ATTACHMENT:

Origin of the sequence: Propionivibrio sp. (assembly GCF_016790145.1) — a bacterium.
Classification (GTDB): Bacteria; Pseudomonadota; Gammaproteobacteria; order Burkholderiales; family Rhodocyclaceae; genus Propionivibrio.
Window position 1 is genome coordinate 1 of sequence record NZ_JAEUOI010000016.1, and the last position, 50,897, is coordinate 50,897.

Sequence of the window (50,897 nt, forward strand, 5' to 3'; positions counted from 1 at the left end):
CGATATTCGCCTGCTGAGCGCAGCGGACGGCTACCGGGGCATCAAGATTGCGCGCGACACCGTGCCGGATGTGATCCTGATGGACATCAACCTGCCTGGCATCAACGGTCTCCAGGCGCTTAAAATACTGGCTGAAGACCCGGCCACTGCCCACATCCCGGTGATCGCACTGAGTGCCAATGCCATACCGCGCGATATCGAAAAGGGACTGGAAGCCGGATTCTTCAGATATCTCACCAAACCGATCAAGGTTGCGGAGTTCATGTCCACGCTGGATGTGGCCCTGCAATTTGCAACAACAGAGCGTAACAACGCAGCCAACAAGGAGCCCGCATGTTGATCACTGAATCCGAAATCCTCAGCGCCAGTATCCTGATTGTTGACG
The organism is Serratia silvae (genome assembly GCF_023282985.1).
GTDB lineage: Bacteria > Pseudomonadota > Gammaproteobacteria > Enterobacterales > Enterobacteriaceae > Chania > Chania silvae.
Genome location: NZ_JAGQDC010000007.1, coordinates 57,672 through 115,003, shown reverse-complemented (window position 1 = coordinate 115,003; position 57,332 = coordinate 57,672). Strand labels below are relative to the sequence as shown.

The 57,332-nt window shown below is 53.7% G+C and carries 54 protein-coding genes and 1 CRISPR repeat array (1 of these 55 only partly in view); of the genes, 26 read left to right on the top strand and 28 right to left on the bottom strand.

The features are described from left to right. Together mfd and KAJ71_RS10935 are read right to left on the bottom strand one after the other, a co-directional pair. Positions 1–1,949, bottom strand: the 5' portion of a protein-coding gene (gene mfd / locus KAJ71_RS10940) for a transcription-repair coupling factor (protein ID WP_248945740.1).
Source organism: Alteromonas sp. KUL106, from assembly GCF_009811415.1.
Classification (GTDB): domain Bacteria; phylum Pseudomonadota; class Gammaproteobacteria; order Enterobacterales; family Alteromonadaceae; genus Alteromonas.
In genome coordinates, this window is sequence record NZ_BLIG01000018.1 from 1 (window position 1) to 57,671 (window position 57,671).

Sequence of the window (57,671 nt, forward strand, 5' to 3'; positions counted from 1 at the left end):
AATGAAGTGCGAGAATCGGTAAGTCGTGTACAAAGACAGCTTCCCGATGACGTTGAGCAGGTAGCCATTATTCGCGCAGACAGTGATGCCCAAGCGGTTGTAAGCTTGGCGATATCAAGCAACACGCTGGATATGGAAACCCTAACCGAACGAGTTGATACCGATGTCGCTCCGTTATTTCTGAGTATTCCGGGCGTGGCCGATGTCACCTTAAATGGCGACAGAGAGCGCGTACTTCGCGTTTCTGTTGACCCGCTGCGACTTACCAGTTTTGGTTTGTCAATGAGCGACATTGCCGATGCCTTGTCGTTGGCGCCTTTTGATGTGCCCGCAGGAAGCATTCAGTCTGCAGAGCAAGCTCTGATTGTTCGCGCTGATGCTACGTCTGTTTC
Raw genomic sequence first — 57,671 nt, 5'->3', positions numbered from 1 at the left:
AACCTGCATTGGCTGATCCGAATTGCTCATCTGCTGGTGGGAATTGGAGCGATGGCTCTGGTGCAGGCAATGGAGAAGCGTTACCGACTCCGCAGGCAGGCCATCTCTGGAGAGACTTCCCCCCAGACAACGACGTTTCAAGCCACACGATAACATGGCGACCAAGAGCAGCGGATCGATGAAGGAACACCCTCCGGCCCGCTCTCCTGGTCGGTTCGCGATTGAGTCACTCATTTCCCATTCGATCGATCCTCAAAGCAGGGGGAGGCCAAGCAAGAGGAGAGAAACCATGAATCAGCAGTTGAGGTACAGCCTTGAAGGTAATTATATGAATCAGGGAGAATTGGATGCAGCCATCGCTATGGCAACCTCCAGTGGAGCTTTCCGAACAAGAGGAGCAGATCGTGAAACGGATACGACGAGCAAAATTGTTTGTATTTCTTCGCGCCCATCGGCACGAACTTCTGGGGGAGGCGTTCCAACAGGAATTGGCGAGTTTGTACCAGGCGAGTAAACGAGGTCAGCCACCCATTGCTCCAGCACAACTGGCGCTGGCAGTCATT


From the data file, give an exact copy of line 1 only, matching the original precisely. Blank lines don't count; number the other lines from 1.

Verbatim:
Origin of the sequence: Propionivibrio sp. (assembly GCF_016790145.1) — a bacterium.